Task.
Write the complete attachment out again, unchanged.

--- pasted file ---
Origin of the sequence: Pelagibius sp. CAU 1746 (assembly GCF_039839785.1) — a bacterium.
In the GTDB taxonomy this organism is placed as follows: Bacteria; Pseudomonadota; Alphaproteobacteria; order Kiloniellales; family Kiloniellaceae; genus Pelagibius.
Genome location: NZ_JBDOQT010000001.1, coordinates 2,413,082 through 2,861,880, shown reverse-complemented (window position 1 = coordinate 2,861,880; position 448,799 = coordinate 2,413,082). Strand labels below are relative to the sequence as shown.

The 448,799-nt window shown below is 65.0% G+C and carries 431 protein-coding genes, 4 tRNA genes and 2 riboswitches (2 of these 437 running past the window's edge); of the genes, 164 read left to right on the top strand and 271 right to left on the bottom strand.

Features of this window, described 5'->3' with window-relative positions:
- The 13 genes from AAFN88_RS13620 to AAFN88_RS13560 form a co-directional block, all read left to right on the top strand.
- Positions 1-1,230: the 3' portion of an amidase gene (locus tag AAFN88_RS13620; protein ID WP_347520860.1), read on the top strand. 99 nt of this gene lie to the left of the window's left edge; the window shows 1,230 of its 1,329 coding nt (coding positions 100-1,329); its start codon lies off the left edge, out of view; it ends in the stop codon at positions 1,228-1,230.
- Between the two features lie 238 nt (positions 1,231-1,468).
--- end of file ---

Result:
Origin of the sequence: Pelagibius sp. CAU 1746 (assembly GCF_039839785.1) — a bacterium.
In the GTDB taxonomy this organism is placed as follows: Bacteria; Pseudomonadota; Alphaproteobacteria; order Kiloniellales; family Kiloniellaceae; genus Pelagibius.
Genome location: NZ_JBDOQT010000001.1, coordinates 2,413,082 through 2,861,880, shown reverse-complemented (window position 1 = coordinate 2,861,880; position 448,799 = coordinate 2,413,082). Strand labels below are relative to the sequence as shown.

The 448,799-nt window shown below is 65.0% G+C and carries 431 protein-coding genes, 4 tRNA genes and 2 riboswitches (2 of these 437 running past the window's edge); of the genes, 164 read left to right on the top strand and 271 right to left on the bottom strand.

Features of this window, described 5'->3' with window-relative positions:
- The 13 genes from AAFN88_RS13620 to AAFN88_RS13560 form a co-directional block, all read left to right on the top strand.
- Positions 1-1,230: the 3' portion of an amidase gene (locus tag AAFN88_RS13620; protein ID WP_347520860.1), read on the top strand. 99 nt of this gene lie to the left of the window's left edge; the window shows 1,230 of its 1,329 coding nt (coding positions 100-1,329); its start codon lies off the left edge, out of view; it ends in the stop codon at positions 1,228-1,230.
- Between the two features lie 238 nt (positions 1,231-1,468).